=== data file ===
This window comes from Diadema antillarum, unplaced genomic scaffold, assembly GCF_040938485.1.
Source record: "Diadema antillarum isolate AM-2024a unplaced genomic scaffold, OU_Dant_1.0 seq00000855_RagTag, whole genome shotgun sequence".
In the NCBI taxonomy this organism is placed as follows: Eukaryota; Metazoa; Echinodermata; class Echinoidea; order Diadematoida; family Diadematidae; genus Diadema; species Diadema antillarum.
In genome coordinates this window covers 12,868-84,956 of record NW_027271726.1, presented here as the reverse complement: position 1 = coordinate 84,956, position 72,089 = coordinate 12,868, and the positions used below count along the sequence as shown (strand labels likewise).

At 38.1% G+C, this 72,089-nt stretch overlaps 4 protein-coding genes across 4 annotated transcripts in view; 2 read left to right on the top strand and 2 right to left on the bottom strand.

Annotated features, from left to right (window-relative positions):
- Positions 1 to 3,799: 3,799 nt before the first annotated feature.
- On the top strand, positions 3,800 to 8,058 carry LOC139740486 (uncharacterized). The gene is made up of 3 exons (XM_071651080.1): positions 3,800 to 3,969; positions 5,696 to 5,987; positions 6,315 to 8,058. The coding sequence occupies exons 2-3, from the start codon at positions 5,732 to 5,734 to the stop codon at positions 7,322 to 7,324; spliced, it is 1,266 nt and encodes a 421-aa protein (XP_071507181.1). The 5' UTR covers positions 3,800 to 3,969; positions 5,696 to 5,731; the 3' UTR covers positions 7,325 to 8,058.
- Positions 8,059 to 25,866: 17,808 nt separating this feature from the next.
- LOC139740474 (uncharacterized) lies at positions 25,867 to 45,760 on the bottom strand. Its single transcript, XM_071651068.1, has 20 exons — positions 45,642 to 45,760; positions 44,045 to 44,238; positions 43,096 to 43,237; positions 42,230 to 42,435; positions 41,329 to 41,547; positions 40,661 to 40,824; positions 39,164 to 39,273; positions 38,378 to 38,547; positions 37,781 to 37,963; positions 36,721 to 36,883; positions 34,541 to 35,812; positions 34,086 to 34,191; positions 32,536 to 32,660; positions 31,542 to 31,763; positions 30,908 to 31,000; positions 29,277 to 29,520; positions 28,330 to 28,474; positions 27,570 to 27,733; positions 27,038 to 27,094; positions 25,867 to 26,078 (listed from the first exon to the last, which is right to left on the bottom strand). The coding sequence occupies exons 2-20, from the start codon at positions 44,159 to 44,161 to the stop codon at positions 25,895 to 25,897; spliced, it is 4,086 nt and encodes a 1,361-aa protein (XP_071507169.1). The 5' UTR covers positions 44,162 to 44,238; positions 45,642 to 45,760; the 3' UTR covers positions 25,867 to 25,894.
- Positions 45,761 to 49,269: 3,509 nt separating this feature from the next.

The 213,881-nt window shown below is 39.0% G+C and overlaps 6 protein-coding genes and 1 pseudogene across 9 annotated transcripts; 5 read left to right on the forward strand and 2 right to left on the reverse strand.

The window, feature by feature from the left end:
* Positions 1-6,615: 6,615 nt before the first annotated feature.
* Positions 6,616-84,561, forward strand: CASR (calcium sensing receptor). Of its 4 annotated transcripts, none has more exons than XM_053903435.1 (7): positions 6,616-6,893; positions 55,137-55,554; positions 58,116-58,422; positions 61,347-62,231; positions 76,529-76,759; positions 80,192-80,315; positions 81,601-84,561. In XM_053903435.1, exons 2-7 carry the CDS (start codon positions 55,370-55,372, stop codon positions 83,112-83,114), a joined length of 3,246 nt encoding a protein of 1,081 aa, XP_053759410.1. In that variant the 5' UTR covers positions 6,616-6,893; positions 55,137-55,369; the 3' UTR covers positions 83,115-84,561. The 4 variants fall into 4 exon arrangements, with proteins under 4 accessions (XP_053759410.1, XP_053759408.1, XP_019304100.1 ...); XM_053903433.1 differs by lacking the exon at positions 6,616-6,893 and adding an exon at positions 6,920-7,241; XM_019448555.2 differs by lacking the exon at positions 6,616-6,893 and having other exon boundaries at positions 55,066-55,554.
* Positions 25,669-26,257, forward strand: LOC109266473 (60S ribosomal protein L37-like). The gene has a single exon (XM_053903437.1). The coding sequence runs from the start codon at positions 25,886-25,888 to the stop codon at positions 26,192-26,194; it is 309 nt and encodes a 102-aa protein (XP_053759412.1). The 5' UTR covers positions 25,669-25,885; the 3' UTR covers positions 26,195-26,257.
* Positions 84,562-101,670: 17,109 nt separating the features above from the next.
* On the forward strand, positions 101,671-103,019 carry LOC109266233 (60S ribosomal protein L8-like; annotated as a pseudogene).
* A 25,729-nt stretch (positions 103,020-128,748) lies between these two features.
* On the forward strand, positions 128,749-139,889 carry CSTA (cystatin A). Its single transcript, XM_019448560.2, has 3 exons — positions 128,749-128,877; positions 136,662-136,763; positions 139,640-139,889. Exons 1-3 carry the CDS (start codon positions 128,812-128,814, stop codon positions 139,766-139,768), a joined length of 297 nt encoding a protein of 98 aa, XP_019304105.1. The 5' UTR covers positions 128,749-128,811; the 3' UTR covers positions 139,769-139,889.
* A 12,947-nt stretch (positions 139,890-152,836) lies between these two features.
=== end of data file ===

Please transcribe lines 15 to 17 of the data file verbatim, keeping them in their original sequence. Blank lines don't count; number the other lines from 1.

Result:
* Positions 6,616-84,561, forward strand: CASR (calcium sensing receptor). Of its 4 annotated transcripts, none has more exons than XM_053903435.1 (7): positions 6,616-6,893; positions 55,137-55,554; positions 58,116-58,422; positions 61,347-62,231; positions 76,529-76,759; positions 80,192-80,315; positions 81,601-84,561. In XM_053903435.1, exons 2-7 carry the CDS (start codon positions 55,370-55,372, stop codon positions 83,112-83,114), a joined length of 3,246 nt encoding a protein of 1,081 aa, XP_053759410.1. In that variant the 5' UTR covers positions 6,616-6,893; positions 55,137-55,369; the 3' UTR covers positions 83,115-84,561. The 4 variants fall into 4 exon arrangements, with proteins under 4 accessions (XP_053759410.1, XP_053759408.1, XP_019304100.1 ...); XM_053903433.1 differs by lacking the exon at positions 6,616-6,893 and adding an exon at positions 6,920-7,241; XM_019448555.2 differs by lacking the exon at positions 6,616-6,893 and having other exon boundaries at positions 55,066-55,554.
* Positions 25,669-26,257, forward strand: LOC109266473 (60S ribosomal protein L37-like). The gene has a single exon (XM_053903437.1). The coding sequence runs from the start codon at positions 25,886-25,888 to the stop codon at positions 26,192-26,194; it is 309 nt and encodes a 102-aa protein (XP_053759412.1). The 5' UTR covers positions 25,669-25,885; the 3' UTR covers positions 26,195-26,257.
* Positions 84,562-101,670: 17,109 nt separating the features above from the next.